Brooklyn country band The Lone Bellow has recently stirred up some noteworthy media attention--already this new group has been mentioned in The New York Times, National Public Radio, WNYC, Entertainment Weekly, Billboard and Paste Magazine. And after getting a sneak peek of their eponymous first record–which came out on Tuesday–I can see why people are talking about them. From top to bottom, The Lone Bellow is a stellar album with terrific performances and songs that have tremendous appeal beyond the country music genre. It is a frontrunner to be one of 2013's best releases, and the month isn't even over yet.
The Lone Bellow consists of lead singer/songwriter Zach Williams, guitarist Brian Elmquist, and singer Kanene Pipkin. Zach--who hails from Georgia and has lived in Park Slope for about seven years--admits that it feels so good to finally to have this new album coming out. “We've been working on this for a couple of years,” he told me, “just trying to be a good steward of the songs. I think now is the time to kind of hand them over [and] let them be somebody else's songs.”
Based on the sound of the new record, which was partially financed through Kickstarter, you could swear that the band's pristine-sounding country music was recorded in Nashville. In actuality, the songs were originally recorded at the Lower East Side venue Rockwood Music Hall and produced by Charlie Peacock, whose credits include the Civil Wars (additional work on the record continued at Peacock's studio in Nashville). Lyrically, the songs run the gamut of personal experience--from perseverance to the trials and tribulations of relationships.
"I think that this record ebbs and flows from tragedy, hope, betrayal, redemption," Zach said. "The majority of these songs were written very quickly on a trip out to Mexico, just kind of a soul searching thing. I was going through a hard time, so the songs were there. There are very dark moments where it makes me relive some stuff, and I'm grateful for that. And then there are hopeful moments that raise hope to me. I'm always hoping that it will be the same with whoever's in the room listening."
As for personal songwriting inspiration, Zach's wife was seriously hurt in a horseback riding accident; she later recuperated. As the story goes, Zach started journal writing during that time. I asked him whether writing about the experience was cathartic. "Absolutely," he said. "With me and my buddies that write together and try to help each other curate whatever art we're making--whether it's songs or literature or painting, or graphic design–we always try to pull it back to like, 'Is this something we're just making up or is it just actually pulling on the heart string?'"
The opening track, "Green Eyes and a Heart of Gold," sets a tone of hope and determination on the record, and it even makes a reference to the F train. "The first few years in the city are daunting over and over again," said Zach. "That song is kind of what that was for my wife and I--just like going through the really hard times and trying to be hopeful. We've been in the city for about seven years and we love our neighborhood and been in the same neighborhood the whole time. I feel like I can sing that song and be okay with the hard times that it came from."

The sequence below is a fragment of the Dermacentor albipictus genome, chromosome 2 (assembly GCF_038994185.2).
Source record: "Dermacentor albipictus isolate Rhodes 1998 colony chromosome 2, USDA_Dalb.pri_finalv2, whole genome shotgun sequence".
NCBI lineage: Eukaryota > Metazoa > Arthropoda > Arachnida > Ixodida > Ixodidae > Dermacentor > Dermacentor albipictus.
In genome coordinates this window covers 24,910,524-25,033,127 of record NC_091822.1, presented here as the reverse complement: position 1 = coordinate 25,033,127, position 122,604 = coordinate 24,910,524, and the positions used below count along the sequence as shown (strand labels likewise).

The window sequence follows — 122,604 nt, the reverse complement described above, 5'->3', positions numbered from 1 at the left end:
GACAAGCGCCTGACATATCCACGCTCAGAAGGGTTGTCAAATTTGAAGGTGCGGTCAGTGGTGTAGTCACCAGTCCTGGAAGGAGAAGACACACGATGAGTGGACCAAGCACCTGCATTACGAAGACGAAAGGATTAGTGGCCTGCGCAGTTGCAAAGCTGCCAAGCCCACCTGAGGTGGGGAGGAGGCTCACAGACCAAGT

The ballad "You Never Need Nobody," feels bittersweet. Zach's soulful singing is accompanied by gospel-like backing vocals. "That was one of the songs that was written on the airplane on the way out to Mexico,” Zach recalled. "You know when you first start journaling...you're gonna write for a little while until you're actually aware your heart is. That song kind of came from one of those moments where I'd been free-writing for a while. So I just wrote this sarcastic song. It's a sad song–I wanted to stick with the sarcastic nature of it."
The roots of The Lone Bellow can be traced to Park Slope's Dizzy Diner. According to the band's press release, it was at Dizzy's where Brian, the band's guitar player, worked and it served as a space for Zach to work out some material. "It is so special," said Zach. "It's right there in the neighborhood I live in. We did an interview last week–it was with The New York Times and Bryan couldn't get off work at Dizzy's, so we did the interview there. The restaurant that Kanene works at--the Brooklyn Farmacy in Carroll Gardens--they've been really kind to us, too. We used to play shows and she would come up and sing her line and then go and serve ice cream."
Already The Lone Bellow have one important notch in their belts, which is having toured with the Civil Wars. During the tour, there was some good-natured rivalry between both bands. "When we were out on tour with them down in Florida," Zach said, "we would walk off the stage, and [the Civil Wars'] John Paul White would put his forehead on Brian's forehead and be like, 'I'm gonna bury you!' And Brian was like, 'Do it! I don't care!' That's Southern bull crap–they both know that they're kidding. So I loved that stuff–I felt like we had helped each other be as good as we could every night."
As evidenced by the music and their performances, there's an undeniable chemistry among the band members. In the way that Zach explains it, the answer has something to do with where they reside. "We all live really close together," he said. "Brian lives in the same brownstone as me; Kanene lives like two blocks away. We all live right there, so we're all tied up in each other's lives anyway. I think that sense of proximity mixed in with a true love for live music has helped quite a bit. I think we all share the same hope of being part of moments that matter as much as we can. So that's a strong desire every time we play."
The Lone Bellow's new self-titled album is out now. The band will perform a sold-out show on Feb. 5 at the Bowery Ballroom, 6 Delancey St.; 8pm